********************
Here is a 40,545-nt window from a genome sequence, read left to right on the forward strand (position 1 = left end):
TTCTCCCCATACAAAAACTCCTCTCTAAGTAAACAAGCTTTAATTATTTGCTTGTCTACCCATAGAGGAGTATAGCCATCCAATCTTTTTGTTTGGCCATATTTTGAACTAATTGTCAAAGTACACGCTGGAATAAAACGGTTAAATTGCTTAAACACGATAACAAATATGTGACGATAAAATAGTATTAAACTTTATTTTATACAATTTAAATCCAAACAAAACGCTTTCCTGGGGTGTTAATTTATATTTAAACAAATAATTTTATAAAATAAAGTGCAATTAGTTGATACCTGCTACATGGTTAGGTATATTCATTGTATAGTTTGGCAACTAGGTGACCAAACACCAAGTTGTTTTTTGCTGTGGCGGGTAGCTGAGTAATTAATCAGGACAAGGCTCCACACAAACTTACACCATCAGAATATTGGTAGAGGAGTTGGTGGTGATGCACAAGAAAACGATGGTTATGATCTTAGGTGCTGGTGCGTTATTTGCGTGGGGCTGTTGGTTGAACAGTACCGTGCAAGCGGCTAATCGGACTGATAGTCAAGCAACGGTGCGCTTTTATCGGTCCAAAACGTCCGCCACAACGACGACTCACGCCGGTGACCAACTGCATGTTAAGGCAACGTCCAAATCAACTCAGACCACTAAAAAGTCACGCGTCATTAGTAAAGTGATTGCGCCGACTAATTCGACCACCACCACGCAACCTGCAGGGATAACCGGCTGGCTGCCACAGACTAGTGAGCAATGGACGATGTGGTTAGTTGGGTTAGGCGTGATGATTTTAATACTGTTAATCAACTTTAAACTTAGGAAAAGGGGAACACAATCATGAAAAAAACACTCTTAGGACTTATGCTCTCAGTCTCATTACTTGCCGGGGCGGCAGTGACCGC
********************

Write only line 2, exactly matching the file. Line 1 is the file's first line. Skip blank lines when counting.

TTCTCCCCATACAAAAACTCCTCTCTAAGTAAACAAGCTTTAATTATTTGCTTGTCTACCCATAGAGGAGTATAGCCATCCAATCTTTTTGTTTGGCCATATTTTGAACTAATTGTCAAAGTACACGCTGGAATAAAACGGTTAAATTGCTTAAACACGATAACAAATATGTGACGATAAAATAGTATTAAACTTTATTTTATACAATTTAAATCCAAACAAAACGCTTTCCTGGGGTGTTAATTTATATTTAAACAAATAATTTTATAAAATAAAGTGCAATTAGTTGATACCTGCTACATGGTTAGGTATATTCATTGTATAGTTTGGCAACTAGGTGACCAAACACCAAGTTGTTTTTTGCTGTGGCGGGTAGCTGAGTAATTAATCAGGACAAGGCTCCACACAAACTTACACCATCAGAATATTGGTAGAGGAGTTGGTGGTGATGCACAAGAAAACGATGGTTATGATCTTAGGTGCTGGTGCGTTATTTGCGTGGGGCTGTTGGTTGAACAGTACCGTGCAAGCGGCTAATCGGACTGATAGTCAAGCAACGGTGCGCTTTTATCGGTCCAAAACGTCCGCCACAACGACGACTCACGCCGGTGACCAACTGCATGTTAAGGCAACGTCCAAATCAACTCAGACCACTAAAAAGTCACGCGTCATTAGTAAAGTGATTGCGCCGACTAATTCGACCACCACCACGCAACCTGCAGGGATAACCGGCTGGCTGCCACAGACTAGTGAGCAATGGACGATGTGGTTAGTTGGGTTAGGCGTGATGATTTTAATACTGTTAATCAACTTTAAACTTAGGAAAAGGGGAACACAATCATGAAAAAAACACTCTTAGGACTTATGCTCTCAGTCTCATTACTTGCCGGGGCGGCAGTGACCGC